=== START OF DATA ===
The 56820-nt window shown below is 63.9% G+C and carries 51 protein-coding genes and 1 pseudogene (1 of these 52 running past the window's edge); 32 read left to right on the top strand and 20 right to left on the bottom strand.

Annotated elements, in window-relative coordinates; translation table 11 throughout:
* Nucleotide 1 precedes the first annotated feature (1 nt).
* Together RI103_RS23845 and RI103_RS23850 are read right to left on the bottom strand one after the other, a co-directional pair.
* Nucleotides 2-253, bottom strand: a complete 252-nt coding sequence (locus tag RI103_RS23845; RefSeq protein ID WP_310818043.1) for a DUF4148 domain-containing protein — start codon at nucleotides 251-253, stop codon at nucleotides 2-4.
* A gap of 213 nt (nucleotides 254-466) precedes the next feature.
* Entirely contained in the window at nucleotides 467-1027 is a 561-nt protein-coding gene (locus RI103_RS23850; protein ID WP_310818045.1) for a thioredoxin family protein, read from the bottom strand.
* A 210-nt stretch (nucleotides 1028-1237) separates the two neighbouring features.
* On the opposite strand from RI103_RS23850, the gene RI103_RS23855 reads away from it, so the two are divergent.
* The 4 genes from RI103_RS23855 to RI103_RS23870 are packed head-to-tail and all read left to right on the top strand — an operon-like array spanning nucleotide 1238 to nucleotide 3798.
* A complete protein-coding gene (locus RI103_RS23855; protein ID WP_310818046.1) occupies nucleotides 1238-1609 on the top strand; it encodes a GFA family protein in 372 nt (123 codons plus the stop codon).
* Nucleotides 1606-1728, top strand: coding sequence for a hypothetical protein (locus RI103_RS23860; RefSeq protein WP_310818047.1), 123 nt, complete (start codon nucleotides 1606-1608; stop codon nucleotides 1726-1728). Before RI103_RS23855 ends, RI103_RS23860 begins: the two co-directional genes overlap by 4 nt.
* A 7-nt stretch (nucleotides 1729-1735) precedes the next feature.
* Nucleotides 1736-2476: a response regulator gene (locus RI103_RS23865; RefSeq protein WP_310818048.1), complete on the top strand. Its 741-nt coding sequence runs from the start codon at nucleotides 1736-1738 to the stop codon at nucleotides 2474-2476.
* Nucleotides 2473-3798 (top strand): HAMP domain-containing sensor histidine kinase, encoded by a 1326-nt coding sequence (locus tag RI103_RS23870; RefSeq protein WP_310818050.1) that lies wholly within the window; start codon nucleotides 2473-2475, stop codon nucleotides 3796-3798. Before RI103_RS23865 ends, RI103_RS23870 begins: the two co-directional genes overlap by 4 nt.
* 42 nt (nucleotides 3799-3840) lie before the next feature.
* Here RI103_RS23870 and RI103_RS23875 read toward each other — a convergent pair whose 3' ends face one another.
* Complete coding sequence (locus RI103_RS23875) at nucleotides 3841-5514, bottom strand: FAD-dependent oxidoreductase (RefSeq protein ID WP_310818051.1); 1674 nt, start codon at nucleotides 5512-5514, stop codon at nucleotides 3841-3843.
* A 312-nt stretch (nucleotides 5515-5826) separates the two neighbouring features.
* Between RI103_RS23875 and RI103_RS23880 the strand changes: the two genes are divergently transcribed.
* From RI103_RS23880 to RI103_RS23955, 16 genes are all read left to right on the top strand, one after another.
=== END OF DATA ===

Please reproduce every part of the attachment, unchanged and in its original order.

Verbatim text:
The 56820-nt window shown below is 63.9% G+C and carries 51 protein-coding genes and 1 pseudogene (1 of these 52 running past the window's edge); 32 read left to right on the top strand and 20 right to left on the bottom strand.

Annotated elements, in window-relative coordinates; translation table 11 throughout:
* Nucleotide 1 precedes the first annotated feature (1 nt).
* Together RI103_RS23845 and RI103_RS23850 are read right to left on the bottom strand one after the other, a co-directional pair.
* Nucleotides 2-253, bottom strand: a complete 252-nt coding sequence (locus tag RI103_RS23845; RefSeq protein ID WP_310818043.1) for a DUF4148 domain-containing protein — start codon at nucleotides 251-253, stop codon at nucleotides 2-4.
* A gap of 213 nt (nucleotides 254-466) precedes the next feature.
* Entirely contained in the window at nucleotides 467-1027 is a 561-nt protein-coding gene (locus RI103_RS23850; protein ID WP_310818045.1) for a thioredoxin family protein, read from the bottom strand.
* A 210-nt stretch (nucleotides 1028-1237) separates the two neighbouring features.
* On the opposite strand from RI103_RS23850, the gene RI103_RS23855 reads away from it, so the two are divergent.
* The 4 genes from RI103_RS23855 to RI103_RS23870 are packed head-to-tail and all read left to right on the top strand — an operon-like array spanning nucleotide 1238 to nucleotide 3798.
* A complete protein-coding gene (locus RI103_RS23855; protein ID WP_310818046.1) occupies nucleotides 1238-1609 on the top strand; it encodes a GFA family protein in 372 nt (123 codons plus the stop codon).
* Nucleotides 1606-1728, top strand: coding sequence for a hypothetical protein (locus RI103_RS23860; RefSeq protein WP_310818047.1), 123 nt, complete (start codon nucleotides 1606-1608; stop codon nucleotides 1726-1728). Before RI103_RS23855 ends, RI103_RS23860 begins: the two co-directional genes overlap by 4 nt.
* A 7-nt stretch (nucleotides 1729-1735) precedes the next feature.
* Nucleotides 1736-2476: a response regulator gene (locus RI103_RS23865; RefSeq protein WP_310818048.1), complete on the top strand. Its 741-nt coding sequence runs from the start codon at nucleotides 1736-1738 to the stop codon at nucleotides 2474-2476.
* Nucleotides 2473-3798 (top strand): HAMP domain-containing sensor histidine kinase, encoded by a 1326-nt coding sequence (locus tag RI103_RS23870; RefSeq protein WP_310818050.1) that lies wholly within the window; start codon nucleotides 2473-2475, stop codon nucleotides 3796-3798. Before RI103_RS23865 ends, RI103_RS23870 begins: the two co-directional genes overlap by 4 nt.
* 42 nt (nucleotides 3799-3840) lie before the next feature.
* Here RI103_RS23870 and RI103_RS23875 read toward each other — a convergent pair whose 3' ends face one another.
* Complete coding sequence (locus RI103_RS23875) at nucleotides 3841-5514, bottom strand: FAD-dependent oxidoreductase (RefSeq protein ID WP_310818051.1); 1674 nt, start codon at nucleotides 5512-5514, stop codon at nucleotides 3841-3843.
* A 312-nt stretch (nucleotides 5515-5826) separates the two neighbouring features.
* Between RI103_RS23875 and RI103_RS23880 the strand changes: the two genes are divergently transcribed.
* From RI103_RS23880 to RI103_RS23955, 16 genes are all read left to right on the top strand, one after another.